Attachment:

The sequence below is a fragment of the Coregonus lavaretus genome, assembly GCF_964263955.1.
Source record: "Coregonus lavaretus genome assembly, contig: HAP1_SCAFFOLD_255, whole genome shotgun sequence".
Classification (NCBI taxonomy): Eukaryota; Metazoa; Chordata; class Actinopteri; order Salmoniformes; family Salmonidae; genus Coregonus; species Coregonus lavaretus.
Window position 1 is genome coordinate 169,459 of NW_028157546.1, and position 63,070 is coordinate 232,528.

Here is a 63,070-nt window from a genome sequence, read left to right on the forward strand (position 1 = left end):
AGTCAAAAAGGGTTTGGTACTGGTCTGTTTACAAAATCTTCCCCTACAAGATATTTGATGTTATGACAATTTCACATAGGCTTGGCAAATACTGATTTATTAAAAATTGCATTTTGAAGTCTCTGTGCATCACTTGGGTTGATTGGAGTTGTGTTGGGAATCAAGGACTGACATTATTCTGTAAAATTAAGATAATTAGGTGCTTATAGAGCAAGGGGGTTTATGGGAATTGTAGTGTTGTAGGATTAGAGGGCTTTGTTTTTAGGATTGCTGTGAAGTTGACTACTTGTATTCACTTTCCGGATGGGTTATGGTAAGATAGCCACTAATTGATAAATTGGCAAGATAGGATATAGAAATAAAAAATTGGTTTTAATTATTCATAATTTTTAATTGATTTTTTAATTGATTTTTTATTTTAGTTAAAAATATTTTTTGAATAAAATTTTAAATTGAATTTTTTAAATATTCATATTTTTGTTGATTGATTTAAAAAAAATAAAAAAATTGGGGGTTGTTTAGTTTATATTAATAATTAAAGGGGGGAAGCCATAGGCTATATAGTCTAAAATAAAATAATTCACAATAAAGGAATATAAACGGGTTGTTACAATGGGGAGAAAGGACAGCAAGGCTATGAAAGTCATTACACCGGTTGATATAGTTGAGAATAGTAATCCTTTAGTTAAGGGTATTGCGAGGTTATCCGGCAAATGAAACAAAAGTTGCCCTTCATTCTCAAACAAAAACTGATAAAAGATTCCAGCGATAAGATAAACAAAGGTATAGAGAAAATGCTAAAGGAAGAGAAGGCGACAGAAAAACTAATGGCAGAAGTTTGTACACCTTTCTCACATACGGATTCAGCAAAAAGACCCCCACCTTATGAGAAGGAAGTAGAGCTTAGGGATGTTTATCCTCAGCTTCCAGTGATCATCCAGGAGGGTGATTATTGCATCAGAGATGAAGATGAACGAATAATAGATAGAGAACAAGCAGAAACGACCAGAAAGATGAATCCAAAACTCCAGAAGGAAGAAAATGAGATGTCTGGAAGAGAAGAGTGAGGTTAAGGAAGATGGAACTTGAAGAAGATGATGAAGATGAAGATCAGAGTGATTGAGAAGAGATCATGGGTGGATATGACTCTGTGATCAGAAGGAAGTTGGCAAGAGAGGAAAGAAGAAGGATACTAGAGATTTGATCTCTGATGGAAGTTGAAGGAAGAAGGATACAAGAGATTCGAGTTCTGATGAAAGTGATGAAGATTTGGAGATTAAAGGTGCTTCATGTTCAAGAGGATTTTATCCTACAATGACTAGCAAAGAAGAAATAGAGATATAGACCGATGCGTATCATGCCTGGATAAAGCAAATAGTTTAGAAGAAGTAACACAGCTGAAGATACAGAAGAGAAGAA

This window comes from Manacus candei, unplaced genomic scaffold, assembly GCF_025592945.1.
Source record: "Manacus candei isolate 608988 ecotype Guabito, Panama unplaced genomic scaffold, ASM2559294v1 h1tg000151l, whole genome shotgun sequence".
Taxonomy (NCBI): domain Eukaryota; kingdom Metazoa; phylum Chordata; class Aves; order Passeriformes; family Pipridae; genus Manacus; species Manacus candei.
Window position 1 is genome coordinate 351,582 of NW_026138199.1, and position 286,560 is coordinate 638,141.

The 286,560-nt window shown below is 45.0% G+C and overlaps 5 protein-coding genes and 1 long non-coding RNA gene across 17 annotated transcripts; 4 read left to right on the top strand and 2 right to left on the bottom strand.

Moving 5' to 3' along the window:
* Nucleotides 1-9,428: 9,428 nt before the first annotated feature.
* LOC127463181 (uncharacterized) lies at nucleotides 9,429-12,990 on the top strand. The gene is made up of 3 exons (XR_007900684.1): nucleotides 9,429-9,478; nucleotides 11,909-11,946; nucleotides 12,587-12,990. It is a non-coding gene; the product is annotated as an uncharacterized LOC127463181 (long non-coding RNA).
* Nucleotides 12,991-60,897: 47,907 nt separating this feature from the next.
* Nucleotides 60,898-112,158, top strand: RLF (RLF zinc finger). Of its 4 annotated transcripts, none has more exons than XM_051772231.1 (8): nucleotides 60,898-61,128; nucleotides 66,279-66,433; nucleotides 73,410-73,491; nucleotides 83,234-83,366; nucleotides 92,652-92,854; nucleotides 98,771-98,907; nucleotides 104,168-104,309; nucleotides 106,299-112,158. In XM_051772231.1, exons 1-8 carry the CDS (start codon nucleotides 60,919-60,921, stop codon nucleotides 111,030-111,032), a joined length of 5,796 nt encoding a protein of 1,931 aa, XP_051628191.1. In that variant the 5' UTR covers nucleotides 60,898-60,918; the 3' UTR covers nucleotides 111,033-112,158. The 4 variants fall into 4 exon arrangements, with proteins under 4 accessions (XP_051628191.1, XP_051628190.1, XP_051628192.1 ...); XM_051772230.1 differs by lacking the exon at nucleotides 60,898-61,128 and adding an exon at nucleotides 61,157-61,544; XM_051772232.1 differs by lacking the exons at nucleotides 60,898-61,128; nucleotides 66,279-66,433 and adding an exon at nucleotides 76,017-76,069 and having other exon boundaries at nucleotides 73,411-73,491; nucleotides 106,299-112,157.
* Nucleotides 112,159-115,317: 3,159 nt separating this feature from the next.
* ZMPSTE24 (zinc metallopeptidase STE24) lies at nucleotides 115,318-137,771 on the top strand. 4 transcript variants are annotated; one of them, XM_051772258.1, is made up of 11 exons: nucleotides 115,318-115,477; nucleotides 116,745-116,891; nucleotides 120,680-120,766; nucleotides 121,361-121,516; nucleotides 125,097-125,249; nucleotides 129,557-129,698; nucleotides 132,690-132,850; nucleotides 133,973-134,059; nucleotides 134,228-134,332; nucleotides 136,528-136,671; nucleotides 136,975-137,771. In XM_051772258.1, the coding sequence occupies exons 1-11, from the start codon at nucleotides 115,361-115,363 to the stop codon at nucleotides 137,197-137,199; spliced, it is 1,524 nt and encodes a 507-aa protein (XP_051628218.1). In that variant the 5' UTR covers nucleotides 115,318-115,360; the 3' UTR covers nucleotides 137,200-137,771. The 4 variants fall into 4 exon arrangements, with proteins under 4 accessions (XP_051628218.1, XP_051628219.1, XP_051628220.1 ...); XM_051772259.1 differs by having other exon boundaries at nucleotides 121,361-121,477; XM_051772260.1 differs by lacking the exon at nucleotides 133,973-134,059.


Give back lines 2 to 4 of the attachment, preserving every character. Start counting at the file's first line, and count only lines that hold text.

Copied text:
Source record: "Coregonus lavaretus genome assembly, contig: HAP1_SCAFFOLD_255, whole genome shotgun sequence".
Classification (NCBI taxonomy): Eukaryota; Metazoa; Chordata; class Actinopteri; order Salmoniformes; family Salmonidae; genus Coregonus; species Coregonus lavaretus.
Window position 1 is genome coordinate 169,459 of NW_028157546.1, and position 63,070 is coordinate 232,528.